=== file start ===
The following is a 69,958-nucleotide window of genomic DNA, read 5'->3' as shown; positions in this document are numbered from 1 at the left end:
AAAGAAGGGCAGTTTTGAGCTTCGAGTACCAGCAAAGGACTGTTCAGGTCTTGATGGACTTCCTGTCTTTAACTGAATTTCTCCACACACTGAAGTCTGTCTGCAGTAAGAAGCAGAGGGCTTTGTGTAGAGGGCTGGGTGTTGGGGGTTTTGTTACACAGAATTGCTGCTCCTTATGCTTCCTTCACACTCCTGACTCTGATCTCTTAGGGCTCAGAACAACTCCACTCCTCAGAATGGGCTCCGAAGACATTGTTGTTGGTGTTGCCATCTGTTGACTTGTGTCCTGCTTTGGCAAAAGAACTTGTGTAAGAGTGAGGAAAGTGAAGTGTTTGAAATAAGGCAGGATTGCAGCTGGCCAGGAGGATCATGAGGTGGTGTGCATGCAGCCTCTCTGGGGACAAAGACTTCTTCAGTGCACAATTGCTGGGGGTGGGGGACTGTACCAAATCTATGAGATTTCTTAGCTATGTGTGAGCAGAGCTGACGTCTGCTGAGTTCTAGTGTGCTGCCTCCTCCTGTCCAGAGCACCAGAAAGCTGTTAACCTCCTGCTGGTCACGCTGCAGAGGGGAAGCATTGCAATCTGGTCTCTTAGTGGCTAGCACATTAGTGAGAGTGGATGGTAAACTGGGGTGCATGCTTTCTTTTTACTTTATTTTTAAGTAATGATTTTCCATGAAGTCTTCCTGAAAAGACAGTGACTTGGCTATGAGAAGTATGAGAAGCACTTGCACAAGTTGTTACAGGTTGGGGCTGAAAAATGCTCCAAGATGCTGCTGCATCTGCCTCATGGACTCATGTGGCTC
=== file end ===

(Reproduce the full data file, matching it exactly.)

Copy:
The following is a 69,958-nucleotide window of genomic DNA, read 5'->3' as shown; positions in this document are numbered from 1 at the left end:
AAAGAAGGGCAGTTTTGAGCTTCGAGTACCAGCAAAGGACTGTTCAGGTCTTGATGGACTTCCTGTCTTTAACTGAATTTCTCCACACACTGAAGTCTGTCTGCAGTAAGAAGCAGAGGGCTTTGTGTAGAGGGCTGGGTGTTGGGGGTTTTGTTACACAGAATTGCTGCTCCTTATGCTTCCTTCACACTCCTGACTCTGATCTCTTAGGGCTCAGAACAACTCCACTCCTCAGAATGGGCTCCGAAGACATTGTTGTTGGTGTTGCCATCTGTTGACTTGTGTCCTGCTTTGGCAAAAGAACTTGTGTAAGAGTGAGGAAAGTGAAGTGTTTGAAATAAGGCAGGATTGCAGCTGGCCAGGAGGATCATGAGGTGGTGTGCATGCAGCCTCTCTGGGGACAAAGACTTCTTCAGTGCACAATTGCTGGGGGTGGGGGACTGTACCAAATCTATGAGATTTCTTAGCTATGTGTGAGCAGAGCTGACGTCTGCTGAGTTCTAGTGTGCTGCCTCCTCCTGTCCAGAGCACCAGAAAGCTGTTAACCTCCTGCTGGTCACGCTGCAGAGGGGAAGCATTGCAATCTGGTCTCTTAGTGGCTAGCACATTAGTGAGAGTGGATGGTAAACTGGGGTGCATGCTTTCTTTTTACTTTATTTTTAAGTAATGATTTTCCATGAAGTCTTCCTGAAAAGACAGTGACTTGGCTATGAGAAGTATGAGAAGCACTTGCACAAGTTGTTACAGGTTGGGGCTGAAAAATGCTCCAAGATGCTGCTGCATCTGCCTCATGGACTCATGTGGCTC